The Chairperson said the Deputy Minister did not necessarily have to respond to the questions he had raised about the DEFF’S response to Covid 19. He did not know the process through which the master plan was proceeding. The master plan would answer the questions that the Members had been raising.
Deputy Minister Sotyu said that after the questions that had been raised about the illegal felling of trees and poaching, she was now convinced that Members needed to get some insights into the master plan. The master plan would go for approval to the Cabinet, and after that it would go to Parliament. Most of the questions that had been raised were dealt with in the master plan.
Mr Ishaam Abader, Acting Director-General, DEFF, said that the issue of protecting the forests against deforestation was attended to in the master plan. If the DEFF received specific details of areas that were experiencing illegal deforestation, it would send environmental management inspectors (EMIs) to the area.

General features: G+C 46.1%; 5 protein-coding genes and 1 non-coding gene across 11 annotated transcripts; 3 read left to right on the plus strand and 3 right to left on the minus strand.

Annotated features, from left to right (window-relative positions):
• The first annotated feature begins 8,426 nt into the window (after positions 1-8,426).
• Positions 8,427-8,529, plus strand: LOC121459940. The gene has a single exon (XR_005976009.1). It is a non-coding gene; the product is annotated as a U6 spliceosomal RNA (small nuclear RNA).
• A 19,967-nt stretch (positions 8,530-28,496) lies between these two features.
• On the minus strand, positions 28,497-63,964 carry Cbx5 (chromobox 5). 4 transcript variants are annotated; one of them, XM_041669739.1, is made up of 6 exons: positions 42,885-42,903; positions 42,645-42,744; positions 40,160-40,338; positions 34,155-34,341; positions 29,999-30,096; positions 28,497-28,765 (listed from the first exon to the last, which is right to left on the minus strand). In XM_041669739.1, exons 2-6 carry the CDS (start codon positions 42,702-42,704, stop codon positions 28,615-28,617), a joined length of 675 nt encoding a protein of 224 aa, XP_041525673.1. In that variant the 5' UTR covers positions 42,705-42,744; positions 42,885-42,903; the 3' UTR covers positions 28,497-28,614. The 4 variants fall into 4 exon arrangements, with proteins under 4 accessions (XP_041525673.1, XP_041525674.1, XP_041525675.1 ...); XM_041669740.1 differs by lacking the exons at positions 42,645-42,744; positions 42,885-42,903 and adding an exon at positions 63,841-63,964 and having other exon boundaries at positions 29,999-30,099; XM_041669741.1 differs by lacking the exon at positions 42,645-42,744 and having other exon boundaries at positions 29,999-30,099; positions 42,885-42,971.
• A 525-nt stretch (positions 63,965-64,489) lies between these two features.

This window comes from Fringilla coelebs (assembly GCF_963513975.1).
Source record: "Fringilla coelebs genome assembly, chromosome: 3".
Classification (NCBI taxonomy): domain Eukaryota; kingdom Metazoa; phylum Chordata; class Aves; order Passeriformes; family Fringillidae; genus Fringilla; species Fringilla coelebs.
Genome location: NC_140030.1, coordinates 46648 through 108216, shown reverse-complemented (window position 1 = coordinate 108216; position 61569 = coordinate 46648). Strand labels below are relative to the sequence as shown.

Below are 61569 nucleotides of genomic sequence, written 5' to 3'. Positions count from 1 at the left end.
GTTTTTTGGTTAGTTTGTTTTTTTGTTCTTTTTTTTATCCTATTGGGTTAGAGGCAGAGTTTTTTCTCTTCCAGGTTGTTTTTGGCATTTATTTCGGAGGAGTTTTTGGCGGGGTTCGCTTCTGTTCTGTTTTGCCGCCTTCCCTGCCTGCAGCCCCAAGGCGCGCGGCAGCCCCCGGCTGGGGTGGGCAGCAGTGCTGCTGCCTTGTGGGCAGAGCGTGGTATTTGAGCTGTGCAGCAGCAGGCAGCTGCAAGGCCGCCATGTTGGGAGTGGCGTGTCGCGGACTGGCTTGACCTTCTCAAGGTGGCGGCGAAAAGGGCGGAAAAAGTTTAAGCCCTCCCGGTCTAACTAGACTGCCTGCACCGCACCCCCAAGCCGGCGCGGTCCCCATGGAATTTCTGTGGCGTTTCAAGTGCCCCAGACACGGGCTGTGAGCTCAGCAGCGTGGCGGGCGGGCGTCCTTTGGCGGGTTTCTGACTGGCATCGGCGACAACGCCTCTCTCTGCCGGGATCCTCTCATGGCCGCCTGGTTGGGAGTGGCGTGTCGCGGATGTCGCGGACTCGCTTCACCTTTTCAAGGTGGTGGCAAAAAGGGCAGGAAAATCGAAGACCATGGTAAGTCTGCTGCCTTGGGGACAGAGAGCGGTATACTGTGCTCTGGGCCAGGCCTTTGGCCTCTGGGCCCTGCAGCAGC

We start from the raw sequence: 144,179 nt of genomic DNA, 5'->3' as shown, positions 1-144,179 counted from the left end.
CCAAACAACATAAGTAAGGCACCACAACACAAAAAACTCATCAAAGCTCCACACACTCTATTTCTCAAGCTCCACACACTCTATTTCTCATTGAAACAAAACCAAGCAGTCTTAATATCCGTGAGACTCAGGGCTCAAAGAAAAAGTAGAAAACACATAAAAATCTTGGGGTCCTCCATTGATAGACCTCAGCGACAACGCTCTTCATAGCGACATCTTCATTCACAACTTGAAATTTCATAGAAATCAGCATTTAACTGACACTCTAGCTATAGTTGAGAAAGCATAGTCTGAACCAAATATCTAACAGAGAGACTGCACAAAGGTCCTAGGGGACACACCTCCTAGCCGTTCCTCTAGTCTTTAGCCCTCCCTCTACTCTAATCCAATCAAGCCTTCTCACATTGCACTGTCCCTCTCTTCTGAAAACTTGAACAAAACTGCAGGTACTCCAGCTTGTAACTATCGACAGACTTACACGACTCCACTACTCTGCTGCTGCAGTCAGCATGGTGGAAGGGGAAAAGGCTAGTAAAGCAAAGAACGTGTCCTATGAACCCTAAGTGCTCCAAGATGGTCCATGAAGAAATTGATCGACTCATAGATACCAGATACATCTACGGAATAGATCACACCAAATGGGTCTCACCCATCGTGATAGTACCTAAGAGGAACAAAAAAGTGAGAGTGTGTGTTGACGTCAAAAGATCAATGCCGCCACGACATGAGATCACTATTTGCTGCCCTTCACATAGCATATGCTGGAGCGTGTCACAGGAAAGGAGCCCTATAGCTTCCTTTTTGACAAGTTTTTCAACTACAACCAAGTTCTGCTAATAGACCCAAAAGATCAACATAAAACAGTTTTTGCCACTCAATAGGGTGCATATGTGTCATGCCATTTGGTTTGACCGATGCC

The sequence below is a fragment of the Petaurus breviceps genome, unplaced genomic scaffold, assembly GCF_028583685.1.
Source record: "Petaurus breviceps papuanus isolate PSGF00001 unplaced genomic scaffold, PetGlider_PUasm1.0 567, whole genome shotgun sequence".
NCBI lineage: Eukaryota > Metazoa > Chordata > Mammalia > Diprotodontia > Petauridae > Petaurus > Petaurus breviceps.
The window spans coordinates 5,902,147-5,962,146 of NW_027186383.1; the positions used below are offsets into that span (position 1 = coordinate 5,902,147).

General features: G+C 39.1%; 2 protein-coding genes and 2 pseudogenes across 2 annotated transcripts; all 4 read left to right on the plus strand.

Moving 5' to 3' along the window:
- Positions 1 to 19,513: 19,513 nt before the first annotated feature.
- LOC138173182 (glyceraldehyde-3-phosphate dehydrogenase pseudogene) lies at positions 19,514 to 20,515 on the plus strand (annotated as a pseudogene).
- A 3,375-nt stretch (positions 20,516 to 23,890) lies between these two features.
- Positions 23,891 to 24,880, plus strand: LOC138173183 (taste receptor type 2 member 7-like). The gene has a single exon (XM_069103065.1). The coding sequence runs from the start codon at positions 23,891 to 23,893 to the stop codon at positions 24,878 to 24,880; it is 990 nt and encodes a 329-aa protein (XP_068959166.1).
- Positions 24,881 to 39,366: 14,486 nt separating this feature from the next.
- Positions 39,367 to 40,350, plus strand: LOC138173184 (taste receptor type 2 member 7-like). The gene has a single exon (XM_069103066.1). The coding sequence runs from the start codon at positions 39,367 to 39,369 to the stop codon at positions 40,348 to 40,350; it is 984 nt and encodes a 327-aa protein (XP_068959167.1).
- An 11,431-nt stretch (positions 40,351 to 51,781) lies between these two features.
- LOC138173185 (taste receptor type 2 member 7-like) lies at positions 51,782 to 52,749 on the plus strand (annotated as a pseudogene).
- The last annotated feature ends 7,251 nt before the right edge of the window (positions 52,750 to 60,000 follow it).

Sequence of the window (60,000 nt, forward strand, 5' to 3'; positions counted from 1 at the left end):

He said the DEFF would provide a list of staff members and their ages.
He explained the process that the master plan was going through, saying it was going through the Director-General cluster process, and would proceed to Cabinet for approval. Once that process was approved, the DEFF would have a more comprehensive consultation process.
Ms Gwendoline Sgwabe, Director: Forestry Management (DEFF Eastern Cape), responded on how the community could be protected from individuals who intended to hijack the projects from the communities, and said the DEFF would always be an overseer so that the communities got the maximum benefit.
Currently, the DEFF had a strategic plan with targets, and had been able to achieve its targets with its current personnel. It was doing work in monitoring, enforcing and forest development in plantations.
Deputy Minister Sotyu said that the DEFF had responded to all the questions, except for the one on the Ingonyama Trust. The question was difficult, and she would have to obtain more information on the issue.
The Chairperson said the DEFF would be called back to brief the Committee on staffing and the relationship of the Ingonyama Trust to the state.
He thanked the Deputy Minister and the DEFF team, as well as the Committee Members.
The meeting was adjourned.